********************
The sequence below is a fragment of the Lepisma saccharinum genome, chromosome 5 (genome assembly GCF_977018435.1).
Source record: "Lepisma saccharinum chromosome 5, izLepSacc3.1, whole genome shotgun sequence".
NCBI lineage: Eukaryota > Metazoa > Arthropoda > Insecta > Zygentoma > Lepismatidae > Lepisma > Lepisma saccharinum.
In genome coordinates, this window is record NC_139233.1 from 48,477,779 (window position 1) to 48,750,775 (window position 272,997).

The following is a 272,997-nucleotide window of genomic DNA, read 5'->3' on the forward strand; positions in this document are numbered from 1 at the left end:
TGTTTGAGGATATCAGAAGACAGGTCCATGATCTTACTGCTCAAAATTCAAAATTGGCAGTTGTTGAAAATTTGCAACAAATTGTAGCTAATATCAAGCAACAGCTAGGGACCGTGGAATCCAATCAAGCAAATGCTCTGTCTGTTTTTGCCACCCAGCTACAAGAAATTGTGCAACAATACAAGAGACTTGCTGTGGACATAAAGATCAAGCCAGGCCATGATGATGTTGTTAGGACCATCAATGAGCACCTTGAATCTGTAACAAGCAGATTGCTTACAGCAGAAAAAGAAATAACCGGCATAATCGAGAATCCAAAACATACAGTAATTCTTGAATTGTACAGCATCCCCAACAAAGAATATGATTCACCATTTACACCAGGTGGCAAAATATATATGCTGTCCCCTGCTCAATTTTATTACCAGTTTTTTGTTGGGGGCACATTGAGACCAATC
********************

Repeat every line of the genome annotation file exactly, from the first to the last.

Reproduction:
The sequence below is a fragment of the Lepisma saccharinum genome, chromosome 5 (genome assembly GCF_977018435.1).
Source record: "Lepisma saccharinum chromosome 5, izLepSacc3.1, whole genome shotgun sequence".
NCBI lineage: Eukaryota > Metazoa > Arthropoda > Insecta > Zygentoma > Lepismatidae > Lepisma > Lepisma saccharinum.
In genome coordinates, this window is record NC_139233.1 from 48,477,779 (window position 1) to 48,750,775 (window position 272,997).

The following is a 272,997-nucleotide window of genomic DNA, read 5'->3' on the forward strand; positions in this document are numbered from 1 at the left end:
TGTTTGAGGATATCAGAAGACAGGTCCATGATCTTACTGCTCAAAATTCAAAATTGGCAGTTGTTGAAAATTTGCAACAAATTGTAGCTAATATCAAGCAACAGCTAGGGACCGTGGAATCCAATCAAGCAAATGCTCTGTCTGTTTTTGCCACCCAGCTACAAGAAATTGTGCAACAATACAAGAGACTTGCTGTGGACATAAAGATCAAGCCAGGCCATGATGATGTTGTTAGGACCATCAATGAGCACCTTGAATCTGTAACAAGCAGATTGCTTACAGCAGAAAAAGAAATAACCGGCATAATCGAGAATCCAAAACATACAGTAATTCTTGAATTGTACAGCATCCCCAACAAAGAATATGATTCACCATTTACACCAGGTGGCAAAATATATATGCTGTCCCCTGCTCAATTTTATTACCAGTTTTTTGTTGGGGGCACATTGAGACCAATC